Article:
Futures Thinking Presentation
21 JULY 2021
Review into the Future for Local Government
Te Arotake i te Anamata mō Ngā Kaunihera
The purpose of the presentation was to contribute to a review of the future of local government. As background please find links to the following information:
List of the publications referred to in Q&A.
Note: The references to slides are found on pages 36 and 37 of the Powerpoint (by slide number). Other material discussed or that may be of interest are listed below.
GUIDANCE, TOOLS AND RESEARCH
- UK Government Office for Science (UK): A brief guide to futures thinking and foresight (2021)
- UK Government Office for Science (UK), The Futures Toolkit: Tools for Futures Thinking and Foresight Across UK Government (2017)
- OECD, Observatory of Public Sector Innovation Anticipatory Innovation Governance (2020)
- The Futurist (US), Interview with Leon Feurth (US). Creating Intelligent Countries through Forward Engagement (2010)
- McGuinness Institute, (NZ) Report 11 – A History of Future-thinking Initiatives in New Zealand 1936–2010: Learning from the past to build a better future (2011)
- McGuinness Institute, (NZ), ForesightNZ playing cards (2016) Note: These can be purchased here.
- McGuinness Institute, (NZ), Mission Aotearoa: Mapping our Future (2021)
- OECD, Global Scenarios 2035: Exploring implications for the future of global collaboration and the OECD (2021)
- ARUP, 2050 Scenarios (2019)
- Shell, Global 2012-2020 Scenarios: Two Shell Scenarios (UK), found in the book Synchronicity by J, Jaworski, The Story of Barricades (pp. 156–159) and The New Frontiers Story (pp. 166–169).
- Shell, Sky Scenarios: Meeting the Goals of the Paris Agreement (2018)
- NIWA, New Zealand Climate Change Scenarios (2016)
- McGuinness Institute (NZ), Report 6 – Four Possible Futures for New Zealand in 2058 (2008)
- World Economic Forum: The Global Risks Report (2021)
- Nassim Nicholas Taleb, Antifragile: Things That Gain From Disorder (2013) [Book].
- McKinsey, The Eight Trends that will define 2021 and beyond. (2021) [Podcast]
- UK Government Office for Science Trend Deck 2021 (2021)
- Victoria University (NZ), Policy Quarterly vol 12:3 by Jonathan Boston: Anticipatory Governance: How well is New Zealand safeguarding the future? (2016)
- New Zealand Herald (NZ), opinion piece by Sir Michael Cullen, When uncertainty is the only sure thing (2021)
- The Mandarin (NZ), by Sally Washington Taking care of tomorrow today – New Zealand’s Long-term Insights Briefings (2021)
- Newsroom (NZ), by Roger Dennis, Wendy McGuinness and David Skilling. NZ’s once in a lifetime chance can’t be left to interns (2021). Note: This article is also about the Long-term Insights Briefings.
DISTINGUISHING BETWEEN FORESIGHT AND STRATEGY
- Harvard Business Review, by M E Porter: What is strategy? (1996)
- Strategy: A History. By Lawrence Freedman (2013)
- The New Zealand Institute, by Rick Boven et al. A goal is not a strategy: Focusing efforts to improve New Zealand’s prosperity (2010)
MORE ABOUT THE CONE OF PLAUSIBILITY (Slide 6)
- The Cone of Plausibility is the key tool most futurists use to start a dialogue about foresight. It illustrates probable, possible, and preferred futures. It is a useful tool as it frames a wide range of futurist concepts and insights. For example:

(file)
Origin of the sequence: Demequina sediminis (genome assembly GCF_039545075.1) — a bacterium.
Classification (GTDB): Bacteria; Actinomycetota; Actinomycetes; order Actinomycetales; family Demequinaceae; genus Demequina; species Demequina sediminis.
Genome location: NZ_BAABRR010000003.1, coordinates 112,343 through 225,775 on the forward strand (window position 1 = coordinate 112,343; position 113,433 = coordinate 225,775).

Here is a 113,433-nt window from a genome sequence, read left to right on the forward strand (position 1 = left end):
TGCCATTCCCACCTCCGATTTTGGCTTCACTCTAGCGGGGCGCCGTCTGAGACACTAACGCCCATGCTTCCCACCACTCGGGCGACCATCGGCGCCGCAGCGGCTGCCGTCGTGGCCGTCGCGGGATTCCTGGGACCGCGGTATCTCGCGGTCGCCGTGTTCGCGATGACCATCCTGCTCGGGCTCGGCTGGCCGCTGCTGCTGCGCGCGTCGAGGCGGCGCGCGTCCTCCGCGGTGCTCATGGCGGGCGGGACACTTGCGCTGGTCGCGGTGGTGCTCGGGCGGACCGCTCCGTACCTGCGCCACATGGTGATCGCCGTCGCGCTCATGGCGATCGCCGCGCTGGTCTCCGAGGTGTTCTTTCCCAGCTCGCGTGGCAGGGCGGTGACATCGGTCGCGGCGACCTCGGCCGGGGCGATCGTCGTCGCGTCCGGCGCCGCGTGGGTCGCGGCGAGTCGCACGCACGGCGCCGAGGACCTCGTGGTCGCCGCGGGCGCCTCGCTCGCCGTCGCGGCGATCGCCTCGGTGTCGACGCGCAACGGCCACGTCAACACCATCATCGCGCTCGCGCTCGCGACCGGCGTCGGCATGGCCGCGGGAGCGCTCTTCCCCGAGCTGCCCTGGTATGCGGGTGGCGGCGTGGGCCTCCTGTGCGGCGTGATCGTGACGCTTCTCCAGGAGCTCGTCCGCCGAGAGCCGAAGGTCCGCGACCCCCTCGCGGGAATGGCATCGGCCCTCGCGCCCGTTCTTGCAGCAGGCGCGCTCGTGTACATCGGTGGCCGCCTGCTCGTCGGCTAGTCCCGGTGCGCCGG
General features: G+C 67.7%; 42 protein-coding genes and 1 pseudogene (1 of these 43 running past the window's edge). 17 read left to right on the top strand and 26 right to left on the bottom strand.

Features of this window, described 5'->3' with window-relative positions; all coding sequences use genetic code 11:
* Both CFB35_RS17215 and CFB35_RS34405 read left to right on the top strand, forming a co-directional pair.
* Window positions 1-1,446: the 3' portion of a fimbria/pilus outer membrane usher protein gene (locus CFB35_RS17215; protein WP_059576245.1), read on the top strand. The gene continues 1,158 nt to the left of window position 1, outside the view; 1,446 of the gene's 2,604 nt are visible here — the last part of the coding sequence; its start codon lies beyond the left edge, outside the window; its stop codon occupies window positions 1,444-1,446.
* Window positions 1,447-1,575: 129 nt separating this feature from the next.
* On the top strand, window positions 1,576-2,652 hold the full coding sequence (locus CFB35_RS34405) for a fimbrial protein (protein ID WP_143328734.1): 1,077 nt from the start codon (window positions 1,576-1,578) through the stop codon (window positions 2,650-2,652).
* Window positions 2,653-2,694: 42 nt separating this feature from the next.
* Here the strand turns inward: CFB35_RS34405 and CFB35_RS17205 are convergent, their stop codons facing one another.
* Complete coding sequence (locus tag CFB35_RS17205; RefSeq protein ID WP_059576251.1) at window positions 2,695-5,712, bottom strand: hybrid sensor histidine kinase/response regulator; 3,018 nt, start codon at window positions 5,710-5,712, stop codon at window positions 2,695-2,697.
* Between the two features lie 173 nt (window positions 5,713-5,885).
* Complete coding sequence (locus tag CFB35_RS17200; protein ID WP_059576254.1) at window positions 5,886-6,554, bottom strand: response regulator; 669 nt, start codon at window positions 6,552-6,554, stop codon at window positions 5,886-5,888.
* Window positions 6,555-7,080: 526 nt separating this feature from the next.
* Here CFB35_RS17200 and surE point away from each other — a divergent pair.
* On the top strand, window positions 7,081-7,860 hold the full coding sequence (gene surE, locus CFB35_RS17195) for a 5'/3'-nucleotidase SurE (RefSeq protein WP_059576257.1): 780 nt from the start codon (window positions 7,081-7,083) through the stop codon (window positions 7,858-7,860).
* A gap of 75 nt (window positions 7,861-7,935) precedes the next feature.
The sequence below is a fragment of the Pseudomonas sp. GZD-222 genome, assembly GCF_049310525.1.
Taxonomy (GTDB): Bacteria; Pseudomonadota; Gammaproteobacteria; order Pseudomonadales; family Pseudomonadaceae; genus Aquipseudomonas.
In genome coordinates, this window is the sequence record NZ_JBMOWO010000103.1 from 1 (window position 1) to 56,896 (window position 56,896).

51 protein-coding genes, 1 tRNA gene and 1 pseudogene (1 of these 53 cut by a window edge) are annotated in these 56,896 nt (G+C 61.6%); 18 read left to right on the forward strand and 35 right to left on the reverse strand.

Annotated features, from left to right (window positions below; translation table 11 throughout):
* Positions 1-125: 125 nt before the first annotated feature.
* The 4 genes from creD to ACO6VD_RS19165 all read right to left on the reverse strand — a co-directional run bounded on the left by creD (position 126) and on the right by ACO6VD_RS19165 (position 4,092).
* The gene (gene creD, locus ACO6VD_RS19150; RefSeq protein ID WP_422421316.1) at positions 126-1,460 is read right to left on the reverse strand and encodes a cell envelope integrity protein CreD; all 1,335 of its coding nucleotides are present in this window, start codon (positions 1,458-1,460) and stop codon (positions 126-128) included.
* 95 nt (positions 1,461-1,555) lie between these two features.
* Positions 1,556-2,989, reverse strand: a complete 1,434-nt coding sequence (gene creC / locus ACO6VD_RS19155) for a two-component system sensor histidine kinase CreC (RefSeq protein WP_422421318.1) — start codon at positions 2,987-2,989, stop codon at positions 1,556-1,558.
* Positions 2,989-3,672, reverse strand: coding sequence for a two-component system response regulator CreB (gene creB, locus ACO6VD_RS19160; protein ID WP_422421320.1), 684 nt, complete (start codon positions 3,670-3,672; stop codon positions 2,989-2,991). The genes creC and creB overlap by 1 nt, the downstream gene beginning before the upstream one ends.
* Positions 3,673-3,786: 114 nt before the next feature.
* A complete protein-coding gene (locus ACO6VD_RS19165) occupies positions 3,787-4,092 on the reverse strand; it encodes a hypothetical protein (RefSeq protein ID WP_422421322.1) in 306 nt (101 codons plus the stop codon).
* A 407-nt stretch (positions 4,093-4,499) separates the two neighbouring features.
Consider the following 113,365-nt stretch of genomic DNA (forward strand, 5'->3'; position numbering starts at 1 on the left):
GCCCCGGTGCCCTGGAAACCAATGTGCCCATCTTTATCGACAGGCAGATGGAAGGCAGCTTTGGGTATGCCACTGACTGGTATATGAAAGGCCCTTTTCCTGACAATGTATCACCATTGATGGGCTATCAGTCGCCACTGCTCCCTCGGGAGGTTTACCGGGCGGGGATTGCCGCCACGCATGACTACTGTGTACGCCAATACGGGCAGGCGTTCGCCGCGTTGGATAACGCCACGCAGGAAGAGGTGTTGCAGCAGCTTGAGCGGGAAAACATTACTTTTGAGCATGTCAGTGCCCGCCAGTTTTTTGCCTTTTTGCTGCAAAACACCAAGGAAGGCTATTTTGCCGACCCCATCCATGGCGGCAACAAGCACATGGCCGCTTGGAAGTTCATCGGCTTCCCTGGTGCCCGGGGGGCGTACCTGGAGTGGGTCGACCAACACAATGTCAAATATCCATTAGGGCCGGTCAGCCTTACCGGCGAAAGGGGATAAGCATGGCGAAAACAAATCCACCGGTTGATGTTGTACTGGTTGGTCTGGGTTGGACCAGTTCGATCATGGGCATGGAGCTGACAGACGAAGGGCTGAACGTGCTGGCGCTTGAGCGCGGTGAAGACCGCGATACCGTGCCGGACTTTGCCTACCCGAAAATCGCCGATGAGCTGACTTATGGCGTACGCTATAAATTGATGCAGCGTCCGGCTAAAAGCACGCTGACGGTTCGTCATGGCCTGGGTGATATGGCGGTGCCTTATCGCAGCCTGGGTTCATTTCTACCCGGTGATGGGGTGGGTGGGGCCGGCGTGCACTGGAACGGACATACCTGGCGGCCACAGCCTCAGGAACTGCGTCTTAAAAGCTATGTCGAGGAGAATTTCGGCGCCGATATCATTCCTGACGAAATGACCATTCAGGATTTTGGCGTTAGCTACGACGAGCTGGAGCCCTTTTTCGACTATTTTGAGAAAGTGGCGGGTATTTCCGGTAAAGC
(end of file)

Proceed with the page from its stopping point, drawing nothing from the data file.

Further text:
- Foresight is about being curious, collaborative, observant, explorative and creative. In particular it is about seeking new insights from a diverse range of people and trying to understand second and third level effects. The goal is to shed light on what the future might look like, and could look like and how to backcast from a preferred future to today in order to identify key steps in the journey. It is more about ‘what’ (e.g. what the future might look like) than ‘how’ (e.g. how you might get from here to there).
- Trends shape the cone (much like streams that over time become a river).
- Wild cards are low probability high magnitude events that alter the shape the future slowly over time or act as a shock that leads to immediate change.
- Scenarios are narratives that are used to explore possible futures. Much like new geographical terrain, we try to understand the landscape by exploring how changes in certain trends and wild cards might change the outcome. There are many types and purposes, but generally there are country or global scenarios or smaller or specific scenarios (what we call mini scenarios, such as New Zealand climate scenarios (2016) or Shells Sky Scenarios (2018)). We tend to name scenarios so it is easy to discuss and compare one scenario with another (e.g. Shell Global Scenarios 2012-2020, draw a distinction between their scenarios by calling one New Frontiers and another the Barricades – using a high level title to describe their findings). There are many different ways to develop scenarios but the most common is to use a matrix. Importantly, scenarios are not about prediction in the pure sense; success is not measured by how accurate they are (e.g. in 2020) – but how useful they were when they were made (e.g. in 2012).
- The status quo is the strongest (the probable future) and is always hard to change. There are many forms of infrastructure and powerful vested interests that sit within a system that enable/support the status quo to return – getting long term durable change is difficult.
- Some futurists refuse to discuss preferred futures as it makes their work biased.
- Most tricky conversations happen when one person is trying to understand possible futures while another has a preferred future in mind.
- Future studies is as much about art as science. It is still evolving and goes in and out of fashion. It becomes more useful and sought out in times of uncertainty. The aim is to help decision makers understand the future and ideally make better, more durable and flexible decisions.